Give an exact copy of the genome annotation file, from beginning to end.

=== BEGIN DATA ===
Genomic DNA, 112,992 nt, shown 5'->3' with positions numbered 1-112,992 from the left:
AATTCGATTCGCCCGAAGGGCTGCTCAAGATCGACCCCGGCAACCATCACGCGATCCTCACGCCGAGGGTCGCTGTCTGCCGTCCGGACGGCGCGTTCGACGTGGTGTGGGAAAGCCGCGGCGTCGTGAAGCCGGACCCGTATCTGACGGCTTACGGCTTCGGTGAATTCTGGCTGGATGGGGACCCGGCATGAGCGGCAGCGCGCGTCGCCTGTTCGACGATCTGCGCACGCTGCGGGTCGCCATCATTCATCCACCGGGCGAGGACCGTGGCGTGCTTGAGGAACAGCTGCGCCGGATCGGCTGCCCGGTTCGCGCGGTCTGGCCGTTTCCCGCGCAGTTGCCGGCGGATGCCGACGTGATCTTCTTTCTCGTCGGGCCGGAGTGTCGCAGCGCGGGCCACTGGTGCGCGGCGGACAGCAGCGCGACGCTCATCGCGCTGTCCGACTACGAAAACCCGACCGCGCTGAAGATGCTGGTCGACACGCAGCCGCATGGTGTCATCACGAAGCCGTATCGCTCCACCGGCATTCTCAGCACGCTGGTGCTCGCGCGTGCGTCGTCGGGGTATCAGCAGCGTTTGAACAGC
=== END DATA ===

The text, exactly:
Genomic DNA, 112,992 nt, shown 5'->3' with positions numbered 1-112,992 from the left:
AATTCGATTCGCCCGAAGGGCTGCTCAAGATCGACCCCGGCAACCATCACGCGATCCTCACGCCGAGGGTCGCTGTCTGCCGTCCGGACGGCGCGTTCGACGTGGTGTGGGAAAGCCGCGGCGTCGTGAAGCCGGACCCGTATCTGACGGCTTACGGCTTCGGTGAATTCTGGCTGGATGGGGACCCGGCATGAGCGGCAGCGCGCGTCGCCTGTTCGACGATCTGCGCACGCTGCGGGTCGCCATCATTCATCCACCGGGCGAGGACCGTGGCGTGCTTGAGGAACAGCTGCGCCGGATCGGCTGCCCGGTTCGCGCGGTCTGGCCGTTTCCCGCGCAGTTGCCGGCGGATGCCGACGTGATCTTCTTTCTCGTCGGGCCGGAGTGTCGCAGCGCGGGCCACTGGTGCGCGGCGGACAGCAGCGCGACGCTCATCGCGCTGTCCGACTACGAAAACCCGACCGCGCTGAAGATGCTGGTCGACACGCAGCCGCATGGTGTCATCACGAAGCCGTATCGCTCCACCGGCATTCTCAGCACGCTGGTGCTCGCGCGTGCGTCGTCGGGGTATCAGCAGCGTTTGAACAGC